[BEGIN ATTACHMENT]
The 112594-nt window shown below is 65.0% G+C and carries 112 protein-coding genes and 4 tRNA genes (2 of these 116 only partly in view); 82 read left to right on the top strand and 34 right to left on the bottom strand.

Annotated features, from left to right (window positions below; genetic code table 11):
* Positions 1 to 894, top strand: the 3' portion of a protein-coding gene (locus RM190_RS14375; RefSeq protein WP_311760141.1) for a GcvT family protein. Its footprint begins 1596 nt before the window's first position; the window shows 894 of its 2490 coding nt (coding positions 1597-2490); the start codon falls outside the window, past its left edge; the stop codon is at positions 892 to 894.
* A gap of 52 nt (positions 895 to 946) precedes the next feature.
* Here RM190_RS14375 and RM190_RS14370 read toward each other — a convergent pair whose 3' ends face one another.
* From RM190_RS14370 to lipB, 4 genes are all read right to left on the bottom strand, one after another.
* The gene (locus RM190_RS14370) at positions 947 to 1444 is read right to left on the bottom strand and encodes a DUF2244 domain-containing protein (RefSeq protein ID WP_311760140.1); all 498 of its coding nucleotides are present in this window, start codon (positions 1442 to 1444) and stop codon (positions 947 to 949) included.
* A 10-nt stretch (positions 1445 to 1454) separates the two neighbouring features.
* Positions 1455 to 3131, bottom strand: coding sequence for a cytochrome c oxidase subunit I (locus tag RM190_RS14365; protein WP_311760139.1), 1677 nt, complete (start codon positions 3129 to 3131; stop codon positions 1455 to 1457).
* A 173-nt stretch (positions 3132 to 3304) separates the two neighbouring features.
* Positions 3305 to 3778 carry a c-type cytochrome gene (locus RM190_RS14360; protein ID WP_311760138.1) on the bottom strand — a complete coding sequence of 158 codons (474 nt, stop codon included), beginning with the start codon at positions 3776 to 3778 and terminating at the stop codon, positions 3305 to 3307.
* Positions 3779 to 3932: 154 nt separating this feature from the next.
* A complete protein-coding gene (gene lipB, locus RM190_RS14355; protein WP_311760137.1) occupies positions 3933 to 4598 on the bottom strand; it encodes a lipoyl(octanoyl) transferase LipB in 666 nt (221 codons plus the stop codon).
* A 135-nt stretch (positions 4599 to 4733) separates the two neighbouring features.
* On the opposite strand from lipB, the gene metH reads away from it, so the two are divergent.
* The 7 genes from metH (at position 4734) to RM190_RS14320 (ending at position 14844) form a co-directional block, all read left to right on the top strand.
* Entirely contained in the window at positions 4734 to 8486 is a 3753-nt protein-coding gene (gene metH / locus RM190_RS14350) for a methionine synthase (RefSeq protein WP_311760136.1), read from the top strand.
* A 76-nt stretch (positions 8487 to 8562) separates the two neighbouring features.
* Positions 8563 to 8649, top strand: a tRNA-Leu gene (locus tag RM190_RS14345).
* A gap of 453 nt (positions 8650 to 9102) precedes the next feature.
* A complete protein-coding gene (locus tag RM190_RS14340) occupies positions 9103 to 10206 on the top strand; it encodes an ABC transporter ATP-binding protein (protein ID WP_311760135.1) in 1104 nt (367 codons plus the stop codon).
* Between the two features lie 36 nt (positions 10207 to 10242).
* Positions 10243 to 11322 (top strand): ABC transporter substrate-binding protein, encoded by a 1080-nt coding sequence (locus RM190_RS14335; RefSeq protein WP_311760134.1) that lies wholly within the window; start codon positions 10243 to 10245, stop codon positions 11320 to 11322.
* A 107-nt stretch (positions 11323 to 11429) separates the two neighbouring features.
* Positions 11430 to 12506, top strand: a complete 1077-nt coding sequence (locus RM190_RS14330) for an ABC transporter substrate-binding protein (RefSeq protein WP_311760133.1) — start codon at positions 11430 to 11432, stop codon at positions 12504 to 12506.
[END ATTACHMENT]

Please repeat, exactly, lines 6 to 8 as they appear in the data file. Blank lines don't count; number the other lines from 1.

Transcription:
* From RM190_RS14370 to lipB, 4 genes are all read right to left on the bottom strand, one after another.
* The gene (locus RM190_RS14370) at positions 947 to 1444 is read right to left on the bottom strand and encodes a DUF2244 domain-containing protein (RefSeq protein ID WP_311760140.1); all 498 of its coding nucleotides are present in this window, start codon (positions 1442 to 1444) and stop codon (positions 947 to 949) included.
* A 10-nt stretch (positions 1445 to 1454) separates the two neighbouring features.